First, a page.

The Pegasus World Cup caused a stir in the racing world when it was introduced in 2017 with a record purse of $12 million. It surpassed the Dubai World Cup as the richest horse race in the world and this rocketed to $16 million the following season.

With prize money of $9 million for this year’s race on January 26th, it has now been eclipsed by both the Dubai World Cup and The Everest. However, that does not tell the full story with the $16 million now divided between the World Cup and the inaugural $7 million World Cup Turf Invitational. The new Turf race replaces the Gulfstream Park Handicap and will be run over 1 and 3/16 of a mile, just fractionally further than the dirt race. The organisers have set out to attract the top turf performers in the world to form the Pegasus World Cup Invitational Series. There is the added incentive of a $1 million bonus for any owner who can win both races.

The controversial entry system requires 12 shareholders to pay $1 million to reserve a place in the field. They then have the option to race an unspecified horse, share a starter or lease or sell their entry. This format has been adopted by The Everest, currently the richest turf race in the world. NBC have secured the rights for live coverage of the two races at Gulfstream Park this year in a 90-minute programme starting at 4.30pm.

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The inaugural running of the Pegasus World Cup saw 2014 and 2016 American Horse of the Year, California Chrome, clash with Arrogate, officially the top rated racehorse in the world. The pair had met in the Breeders’ Cup Classic the previous year, Arrogate wearing down California Chrome to win by half a length. They finished more than ten lengths clear of Keen Ice in third place so there was tremendous anticipation ahead of the re-match.

Arrogate started 9-10 favourite with California Chrome as short as 6-5 as punters struggled to separate them. Unfortunately, the great duel failed to materialise with California Chrome looking unhappy from the outset and trailing home a remote ninth under Victor Espinoza. Some fluid was found on his right knee after the race but nothing serious came to light and he was immediately retired to stud.

Mike Smith rode Arrogate with confidence and moved on with three furlongs to travel, eventually being able to ease him down to beat Shaman Ghost by four and three-quarter lengths. Arrogate beat Gun Runner in sensational style on his next start in the 2017 Dubai World Cup at Meydan.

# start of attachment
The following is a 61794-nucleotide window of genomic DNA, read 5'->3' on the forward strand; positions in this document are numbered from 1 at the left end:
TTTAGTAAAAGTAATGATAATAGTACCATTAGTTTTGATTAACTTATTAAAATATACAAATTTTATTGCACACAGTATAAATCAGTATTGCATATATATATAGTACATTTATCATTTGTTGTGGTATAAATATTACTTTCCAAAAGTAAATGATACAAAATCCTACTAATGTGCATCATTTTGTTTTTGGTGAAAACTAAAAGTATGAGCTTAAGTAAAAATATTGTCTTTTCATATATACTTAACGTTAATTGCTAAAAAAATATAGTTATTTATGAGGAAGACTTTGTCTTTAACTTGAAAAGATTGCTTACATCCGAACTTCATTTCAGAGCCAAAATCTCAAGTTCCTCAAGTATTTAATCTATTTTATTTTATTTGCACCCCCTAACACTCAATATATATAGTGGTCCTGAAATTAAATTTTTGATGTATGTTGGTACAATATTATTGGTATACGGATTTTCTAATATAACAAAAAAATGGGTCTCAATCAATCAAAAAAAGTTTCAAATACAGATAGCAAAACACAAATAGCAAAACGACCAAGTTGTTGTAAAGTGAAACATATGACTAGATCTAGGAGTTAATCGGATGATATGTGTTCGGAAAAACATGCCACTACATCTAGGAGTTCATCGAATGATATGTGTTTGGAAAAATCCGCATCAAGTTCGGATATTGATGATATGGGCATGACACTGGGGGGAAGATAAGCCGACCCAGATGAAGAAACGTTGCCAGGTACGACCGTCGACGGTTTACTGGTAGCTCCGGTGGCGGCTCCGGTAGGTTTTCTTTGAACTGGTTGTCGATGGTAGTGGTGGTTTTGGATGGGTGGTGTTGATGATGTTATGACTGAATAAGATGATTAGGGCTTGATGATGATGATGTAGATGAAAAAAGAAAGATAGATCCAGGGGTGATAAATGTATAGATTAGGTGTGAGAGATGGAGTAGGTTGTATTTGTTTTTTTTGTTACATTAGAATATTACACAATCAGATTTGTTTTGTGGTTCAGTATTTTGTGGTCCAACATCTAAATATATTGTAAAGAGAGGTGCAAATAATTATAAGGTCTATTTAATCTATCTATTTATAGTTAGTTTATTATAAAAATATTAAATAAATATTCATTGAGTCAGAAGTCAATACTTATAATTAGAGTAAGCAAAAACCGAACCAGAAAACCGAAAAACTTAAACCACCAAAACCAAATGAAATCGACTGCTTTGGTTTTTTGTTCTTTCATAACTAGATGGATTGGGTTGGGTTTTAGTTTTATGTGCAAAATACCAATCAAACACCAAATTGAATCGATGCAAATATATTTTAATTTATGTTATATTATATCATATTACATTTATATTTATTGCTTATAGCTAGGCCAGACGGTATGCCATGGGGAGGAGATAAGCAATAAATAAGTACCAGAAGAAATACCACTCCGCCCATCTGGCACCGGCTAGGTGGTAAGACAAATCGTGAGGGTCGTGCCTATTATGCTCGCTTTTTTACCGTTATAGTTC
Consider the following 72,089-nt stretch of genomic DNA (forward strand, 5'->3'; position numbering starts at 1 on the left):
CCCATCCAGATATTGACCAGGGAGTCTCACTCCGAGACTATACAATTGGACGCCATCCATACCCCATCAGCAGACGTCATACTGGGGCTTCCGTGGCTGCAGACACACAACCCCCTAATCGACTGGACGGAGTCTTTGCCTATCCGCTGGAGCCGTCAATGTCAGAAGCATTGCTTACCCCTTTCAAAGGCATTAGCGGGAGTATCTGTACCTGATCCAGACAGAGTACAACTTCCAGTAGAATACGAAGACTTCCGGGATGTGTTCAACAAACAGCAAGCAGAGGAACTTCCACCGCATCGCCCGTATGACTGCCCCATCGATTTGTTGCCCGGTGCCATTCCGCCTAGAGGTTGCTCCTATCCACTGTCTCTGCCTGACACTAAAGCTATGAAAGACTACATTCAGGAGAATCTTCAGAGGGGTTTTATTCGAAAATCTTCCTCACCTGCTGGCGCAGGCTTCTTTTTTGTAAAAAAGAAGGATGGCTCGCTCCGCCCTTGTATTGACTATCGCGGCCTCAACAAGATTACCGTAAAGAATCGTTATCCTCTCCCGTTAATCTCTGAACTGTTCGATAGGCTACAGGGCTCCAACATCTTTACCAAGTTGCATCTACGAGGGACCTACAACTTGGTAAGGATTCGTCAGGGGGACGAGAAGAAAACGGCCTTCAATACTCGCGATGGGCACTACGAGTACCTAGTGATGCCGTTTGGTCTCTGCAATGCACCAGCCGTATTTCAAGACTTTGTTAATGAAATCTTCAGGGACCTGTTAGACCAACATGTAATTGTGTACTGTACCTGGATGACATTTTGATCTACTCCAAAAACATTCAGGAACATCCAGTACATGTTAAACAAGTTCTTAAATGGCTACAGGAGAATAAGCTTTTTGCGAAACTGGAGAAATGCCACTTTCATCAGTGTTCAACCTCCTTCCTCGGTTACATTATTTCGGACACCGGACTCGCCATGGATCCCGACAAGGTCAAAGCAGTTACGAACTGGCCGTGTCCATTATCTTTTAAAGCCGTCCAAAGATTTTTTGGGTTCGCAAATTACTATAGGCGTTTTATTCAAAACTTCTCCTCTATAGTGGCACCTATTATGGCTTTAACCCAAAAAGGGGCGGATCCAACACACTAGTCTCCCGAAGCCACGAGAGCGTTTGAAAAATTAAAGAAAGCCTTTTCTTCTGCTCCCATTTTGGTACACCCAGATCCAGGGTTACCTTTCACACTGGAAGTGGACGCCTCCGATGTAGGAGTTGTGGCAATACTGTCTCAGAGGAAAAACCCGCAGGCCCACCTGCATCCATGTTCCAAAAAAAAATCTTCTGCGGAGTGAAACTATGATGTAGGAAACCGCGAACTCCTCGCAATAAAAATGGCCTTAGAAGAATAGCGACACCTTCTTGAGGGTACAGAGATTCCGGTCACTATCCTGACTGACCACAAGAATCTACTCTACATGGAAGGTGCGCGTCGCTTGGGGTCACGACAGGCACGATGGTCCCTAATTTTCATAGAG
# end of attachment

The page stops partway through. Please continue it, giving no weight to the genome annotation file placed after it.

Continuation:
Gun Runner would never be beaten again, winning five consecutive Grade 1 races including the Breeders’ Cup Classic. He made all the running at Del Mar to beat Collected and West Coast with Wart Story back in fourth place. All four horses featured among the 12 entries for the 2018 Pegasus World Cup with Gun Runner starting a heavily backed 11-10 favourite.

He was travelling so comfortably that Florent Geroux allowed him to ease to the front three furlongs out. West Coast tried to go with him but could never land a blow in second with Gunnevara running on to finish a distant third. It was the perfect send-off for Gun Runner who was named American Horse of the Year 2017.

There is no shortage of quality again this year with Breeders’ Cup Classic winner Accelerate set to clash with Dirt Mile winner City Of Light. They fought out a memorable battle for the Oaklawn Handicap in April last year, City Of Light emerging victorious by a neck. Accelerate would gain his revenge next time in the Gold Cup at Santa Anita. City Of Light loomed up with a furlong and a half to travel but his effort petered out, fading into third place.

The Turf International features Yoshida, the winner of the Woodward Stakes in September. He then finished fourth to Accelerate in the Breeders’ Cup Classic. His main market rival is Japan’s Mainichi Okan winner Aerolithe, disappointing when beaten in the Mile Championship at Kyoto in November. Further International interest is provided by unbeaten Mexican Champion Kukulkan in the World Cup and Ireland’s Magic Wand in the Turf.

Photo by Gulfstream Park